Its bumpy nature no doubt played its part: Mario Andetti grounded his Lotus following a jump at Wippermann, causing a crash that resulted in Vic Elford’s car landing upside down in the woods and breaking his arm in three places. Even before the race, an accident in practice had claimed the life of Gerhard Mitter.

John Surtees cocks the inside rear wheel of his unwieldy Cooper T81-Maserati during the 1966 German Grand Prix. The Brit had battled with Jack Brabham throughout the course of the race, setting the fastest lap before eventually finishing second to the Aussie after his clutch failed with two laps to go. The soaking wet surface proved costly for Jim Clark, who spun off having qualified on pole position. 

Jacky Ickx lit up practice for the 1967 German GP, setting the third-fastest time overall in his Formula Two Matra. Only Jim Clark and Denny Hulme - both in full-fat Formula One cars - were quicker. Ickx knew the ‘Ring well, as proven by this shot of him at Brunnchen, but he retired from fourth position when, perhaps not surprisingly, his car’s suspension failed.

Aside from the most well-known jumps at Flugplatz, Brunnchen and Pflanzgarten, the ‘Ring contained myriad other crests and brows that would see cars taking off multiple times per lap. One was out at the 13km marker, on the long, fast run from Bergwerk to the Karusell. The fact that it was sited on a left-hand kink is ably demonstrated here by Jackie Oliver, as he performs a single-point landing in his F2 Lotus during the 1967 German GP. He went on to finish fifth.

One of three Formula Two BMWs to take part in the 1969 German Grand Prix launches over Brunnchen, with the little bridge that gives this section its name just about visible at the bottom of the hill. This section has been flattened completely - in the commentary for his onboard Porsche 956 lap in 1983, Derek Bell noted that “it isn’t very exciting anymore” - but this proves how popular it once was with photographers.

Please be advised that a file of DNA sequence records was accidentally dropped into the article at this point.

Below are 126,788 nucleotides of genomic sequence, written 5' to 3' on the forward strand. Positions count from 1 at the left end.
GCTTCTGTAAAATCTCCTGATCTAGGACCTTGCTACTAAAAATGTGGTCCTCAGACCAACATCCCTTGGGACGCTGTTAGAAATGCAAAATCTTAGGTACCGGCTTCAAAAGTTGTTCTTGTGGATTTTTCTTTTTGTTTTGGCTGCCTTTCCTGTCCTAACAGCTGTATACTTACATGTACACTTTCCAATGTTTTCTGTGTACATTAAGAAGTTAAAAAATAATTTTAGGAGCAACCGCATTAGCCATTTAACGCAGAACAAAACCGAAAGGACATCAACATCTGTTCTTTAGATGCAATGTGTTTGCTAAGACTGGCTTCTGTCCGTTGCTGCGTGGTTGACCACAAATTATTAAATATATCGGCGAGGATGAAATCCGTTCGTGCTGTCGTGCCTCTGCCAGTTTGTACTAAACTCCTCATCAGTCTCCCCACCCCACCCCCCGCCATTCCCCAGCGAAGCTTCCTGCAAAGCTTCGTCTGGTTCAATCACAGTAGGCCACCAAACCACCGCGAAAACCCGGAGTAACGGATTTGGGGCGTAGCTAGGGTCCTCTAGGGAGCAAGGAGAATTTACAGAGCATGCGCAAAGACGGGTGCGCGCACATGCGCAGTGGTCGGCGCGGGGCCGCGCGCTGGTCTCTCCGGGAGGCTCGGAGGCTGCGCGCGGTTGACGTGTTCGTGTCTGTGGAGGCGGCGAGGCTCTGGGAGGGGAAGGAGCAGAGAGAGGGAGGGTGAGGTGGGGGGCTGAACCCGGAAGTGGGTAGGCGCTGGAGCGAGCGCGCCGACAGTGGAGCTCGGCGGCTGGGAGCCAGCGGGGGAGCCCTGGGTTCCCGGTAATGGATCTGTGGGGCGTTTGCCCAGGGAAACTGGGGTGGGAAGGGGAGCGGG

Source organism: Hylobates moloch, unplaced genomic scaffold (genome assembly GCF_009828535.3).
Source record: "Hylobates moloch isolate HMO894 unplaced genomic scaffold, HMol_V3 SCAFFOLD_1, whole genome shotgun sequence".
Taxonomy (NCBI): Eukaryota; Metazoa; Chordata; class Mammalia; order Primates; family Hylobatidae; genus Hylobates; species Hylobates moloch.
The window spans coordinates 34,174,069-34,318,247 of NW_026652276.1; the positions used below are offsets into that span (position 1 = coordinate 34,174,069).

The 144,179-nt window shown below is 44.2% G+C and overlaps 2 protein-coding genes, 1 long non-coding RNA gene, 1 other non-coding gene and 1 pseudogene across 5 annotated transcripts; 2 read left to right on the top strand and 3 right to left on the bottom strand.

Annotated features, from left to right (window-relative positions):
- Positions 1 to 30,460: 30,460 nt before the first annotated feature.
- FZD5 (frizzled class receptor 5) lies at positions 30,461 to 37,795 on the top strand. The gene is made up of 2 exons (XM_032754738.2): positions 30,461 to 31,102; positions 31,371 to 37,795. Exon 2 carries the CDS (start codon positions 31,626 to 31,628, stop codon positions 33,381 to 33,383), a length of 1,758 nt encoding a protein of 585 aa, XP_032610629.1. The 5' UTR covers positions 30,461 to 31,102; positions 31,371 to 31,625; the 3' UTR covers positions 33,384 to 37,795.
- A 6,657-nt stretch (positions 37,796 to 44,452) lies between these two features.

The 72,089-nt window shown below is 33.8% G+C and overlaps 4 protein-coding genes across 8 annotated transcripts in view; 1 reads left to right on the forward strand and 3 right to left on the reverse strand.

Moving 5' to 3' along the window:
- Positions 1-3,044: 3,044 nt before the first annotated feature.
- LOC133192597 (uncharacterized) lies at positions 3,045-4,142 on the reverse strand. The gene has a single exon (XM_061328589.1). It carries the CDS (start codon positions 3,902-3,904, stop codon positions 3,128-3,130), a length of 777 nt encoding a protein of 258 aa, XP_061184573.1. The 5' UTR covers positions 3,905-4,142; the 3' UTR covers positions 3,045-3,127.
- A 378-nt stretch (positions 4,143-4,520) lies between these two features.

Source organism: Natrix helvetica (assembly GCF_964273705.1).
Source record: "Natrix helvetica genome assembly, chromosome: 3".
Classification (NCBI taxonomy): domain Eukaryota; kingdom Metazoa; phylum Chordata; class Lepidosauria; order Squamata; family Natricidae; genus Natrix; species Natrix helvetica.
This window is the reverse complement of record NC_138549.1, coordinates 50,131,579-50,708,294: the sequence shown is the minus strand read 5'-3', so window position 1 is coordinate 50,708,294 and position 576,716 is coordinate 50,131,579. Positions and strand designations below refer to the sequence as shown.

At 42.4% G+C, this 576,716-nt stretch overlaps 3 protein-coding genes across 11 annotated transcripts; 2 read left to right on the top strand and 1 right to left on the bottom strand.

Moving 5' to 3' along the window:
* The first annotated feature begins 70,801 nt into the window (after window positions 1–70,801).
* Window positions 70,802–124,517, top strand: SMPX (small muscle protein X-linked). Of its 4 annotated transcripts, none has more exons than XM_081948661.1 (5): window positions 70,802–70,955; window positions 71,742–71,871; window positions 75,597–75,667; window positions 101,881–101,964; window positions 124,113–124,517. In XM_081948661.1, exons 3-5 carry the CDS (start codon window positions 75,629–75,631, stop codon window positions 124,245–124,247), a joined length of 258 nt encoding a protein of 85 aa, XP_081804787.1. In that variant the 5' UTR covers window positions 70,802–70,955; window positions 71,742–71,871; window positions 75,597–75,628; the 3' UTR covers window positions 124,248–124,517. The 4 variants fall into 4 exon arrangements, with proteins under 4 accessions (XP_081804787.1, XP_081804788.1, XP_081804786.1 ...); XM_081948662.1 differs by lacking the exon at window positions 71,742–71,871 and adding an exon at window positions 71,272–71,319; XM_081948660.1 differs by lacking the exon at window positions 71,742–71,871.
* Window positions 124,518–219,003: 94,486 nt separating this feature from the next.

The last hurrah for the Nurburgring came in 1976. After Niki Lauda’s fiery crash at Bergwerk, the circuit was deemed to no longer be safe enough for Formula One, and Lauda’s title rival James Hunt came through to win the last Grand Prix on the Nordschleife. Here, Hunt lifts an inside wheel as his McLaren prepares to sweep over the top of Pflanzgarten, a short sequence of yumps and quick corners in which Peter Collins suffered his fatal crash in 1958.

Jackie Stewart once said that the only time he really enjoyed the Nurburgring was in front of his fire at home, thinking back on it at the season’s end. He also said that he never did one more quick lap of the place than he really needed to. That didn’t stop the Scottish legend enjoying great success here, winning the German GP in 1968 and ’73. In the latter, he led home Tyrrell team-mate Francois Cevert.

A different view of Flugplatz, this time taken from the inside of the circuit as Derek Bell presses on during the 1974 Nurburgring 1000km. It was vital to clear this crest well to set up the car for the two quick right-handers that followed, then the fast run down to Schwedenkreuz.